Title Capitalization Blog

Is If Capitalized in a Title?

Should you capitalize the word if in a title or headline? The major style guides are split into two camps in this regard; those who say if should be capitalized, and those who say it shouldn’t be. The relevant rules can be summarized as follows:
Capitalize the word if in the following cases:
  • It is the first word of the title.
  • You are using Chicago, MLA, or Wikipedia style title case
  • You are using AP or New York Times style title case and it is the last word of the title
  • You are using title case and it is used as a noun
Lowercase if if none of these cases applies.
Let’s discuss the rules in detail.

Title Case

Chicago, MLA, Wikipedia

The Chicago Manual of Style states (section 8.157, rule 1) “capitalize […] some conjunctions—but see rule 4.” The conjunctions that should be lowercased according to rule 4 are and, but, for, nor, and or. This means that all other conjunctions, including if, are capitalized.
The MLA Handbook mentions if explicitly: “capitalize the following parts of speech: […] Subordinating conjunctions (e.g., […] if […] as in One If by Land)”
The Wikipedia Manual of Style states that “every […] subordinating conjunction” is capitalized and mentions if as an example.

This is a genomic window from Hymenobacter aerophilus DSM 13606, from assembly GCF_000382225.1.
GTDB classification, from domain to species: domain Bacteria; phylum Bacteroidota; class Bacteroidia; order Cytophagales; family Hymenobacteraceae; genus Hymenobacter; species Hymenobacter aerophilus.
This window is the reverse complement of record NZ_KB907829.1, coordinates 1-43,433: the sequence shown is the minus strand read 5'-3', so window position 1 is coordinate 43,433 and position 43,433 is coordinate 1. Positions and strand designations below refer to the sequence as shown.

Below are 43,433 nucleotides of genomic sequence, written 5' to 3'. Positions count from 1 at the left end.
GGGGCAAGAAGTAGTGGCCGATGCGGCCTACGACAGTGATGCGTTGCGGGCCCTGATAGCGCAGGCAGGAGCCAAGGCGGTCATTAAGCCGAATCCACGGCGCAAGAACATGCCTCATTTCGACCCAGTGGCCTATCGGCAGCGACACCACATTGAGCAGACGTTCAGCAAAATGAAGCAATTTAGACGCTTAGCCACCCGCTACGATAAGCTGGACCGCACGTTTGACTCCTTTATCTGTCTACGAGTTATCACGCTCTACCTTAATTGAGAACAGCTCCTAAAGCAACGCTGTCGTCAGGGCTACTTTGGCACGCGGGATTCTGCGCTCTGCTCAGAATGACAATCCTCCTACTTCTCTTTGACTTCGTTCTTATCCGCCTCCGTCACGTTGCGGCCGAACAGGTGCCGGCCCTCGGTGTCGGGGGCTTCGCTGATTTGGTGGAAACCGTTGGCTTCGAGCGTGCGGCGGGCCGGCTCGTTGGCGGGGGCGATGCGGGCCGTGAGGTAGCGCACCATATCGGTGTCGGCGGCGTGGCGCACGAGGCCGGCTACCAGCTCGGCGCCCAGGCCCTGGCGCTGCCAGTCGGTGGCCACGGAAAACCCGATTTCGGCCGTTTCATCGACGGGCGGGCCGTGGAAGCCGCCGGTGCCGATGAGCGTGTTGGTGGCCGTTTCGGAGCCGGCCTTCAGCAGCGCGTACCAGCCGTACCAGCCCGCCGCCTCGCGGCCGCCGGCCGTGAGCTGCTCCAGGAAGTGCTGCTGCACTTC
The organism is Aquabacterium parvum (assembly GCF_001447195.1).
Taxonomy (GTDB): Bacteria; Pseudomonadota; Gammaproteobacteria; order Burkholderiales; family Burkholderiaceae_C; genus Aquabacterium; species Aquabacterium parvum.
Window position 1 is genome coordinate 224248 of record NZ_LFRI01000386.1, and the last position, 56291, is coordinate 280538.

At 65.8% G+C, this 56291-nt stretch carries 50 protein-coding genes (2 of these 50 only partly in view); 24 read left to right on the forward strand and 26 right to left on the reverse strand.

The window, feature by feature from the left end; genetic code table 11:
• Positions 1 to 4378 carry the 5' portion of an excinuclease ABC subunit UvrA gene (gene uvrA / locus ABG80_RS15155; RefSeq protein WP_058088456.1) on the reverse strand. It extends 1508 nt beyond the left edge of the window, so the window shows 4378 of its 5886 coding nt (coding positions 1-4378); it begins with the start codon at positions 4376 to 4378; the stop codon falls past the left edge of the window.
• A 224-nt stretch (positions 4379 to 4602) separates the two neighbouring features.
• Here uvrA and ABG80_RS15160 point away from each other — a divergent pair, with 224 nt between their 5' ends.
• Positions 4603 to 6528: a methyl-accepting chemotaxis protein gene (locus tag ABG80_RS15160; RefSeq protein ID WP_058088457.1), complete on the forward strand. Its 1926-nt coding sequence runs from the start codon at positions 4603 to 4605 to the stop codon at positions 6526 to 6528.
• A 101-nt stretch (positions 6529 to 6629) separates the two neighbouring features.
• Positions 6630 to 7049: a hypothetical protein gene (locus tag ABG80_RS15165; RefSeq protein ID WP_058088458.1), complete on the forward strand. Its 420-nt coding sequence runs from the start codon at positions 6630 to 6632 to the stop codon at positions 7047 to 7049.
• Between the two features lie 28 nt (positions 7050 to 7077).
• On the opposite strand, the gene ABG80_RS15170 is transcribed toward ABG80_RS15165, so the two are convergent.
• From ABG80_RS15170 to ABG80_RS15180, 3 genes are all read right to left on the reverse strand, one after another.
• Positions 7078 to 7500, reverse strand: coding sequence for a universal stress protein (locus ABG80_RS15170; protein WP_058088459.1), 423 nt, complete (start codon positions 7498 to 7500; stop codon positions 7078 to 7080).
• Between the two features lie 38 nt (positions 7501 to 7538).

Thus, if is always capitalized in these three styles:
I Couldn’t Leave You If I Tried
Love Me If You Dare

AP, APA, New York Times

The AP Stylebook says, “Capitalize all words in a title except […] conjunctions of three of fewer letters.” To find out whether that only refers to coordinating conjunctions (and, or, but, …) or to subordinating conjunctions such as if as well, I submitted a question to the AP Stylebook editors. The answer was clear: the term “conjunctions” includes subordinating conjunctions, so if must be lowercased.
The 6th edition of the APA Publication Manual states “Conjunctions […] are not considered major words.” To make sure that “conjunction” also refers to subordinating conjunctions, I asked @APA_Style on Twitter whether if should be capitalized in a title. Their reply clarified that all short conjunctions, including if, are lowercased in APA style.
A few months later, the APA published the 7th edition of their manual, which explicitly lists if among the conjunctions that should be lowercased.
The New York Times Manual of Style and Usage features a table of words that are lowercased in titles, and if is explicitly mentioned here.
Consequently, the conjunction if must be lowercased in AP, APA, and New York Times style:
Catch Me if You Can
See if I Care
However, there are three special cases in which if must be capitalized after all in these styles: 1) If is capitalized if it occurs as the first word of a title:
If I Could Turn Back Time
2) If is capitalized in AP and New York Times style (but not in APA style) if it occurs as the last word of a title:
What If
3) If must also be capitalized in the rare case when it is used as a noun, and not as a conjunction:
A Big If and a Bigger No

Sentence Case

For the sake of completeness, let’s briefly discuss sentence case, although there are no big surprises here. In sentence case, if is capitalized if it is the first word of the title and lowercased elsewhere.
If we ever meet again
Damned if you do

Final Note

With the help of this article, you should be able to determine whether if should be capitalized in your title. Alternatively, you can simply use the Title Case Converter, which will apply these rules automatically.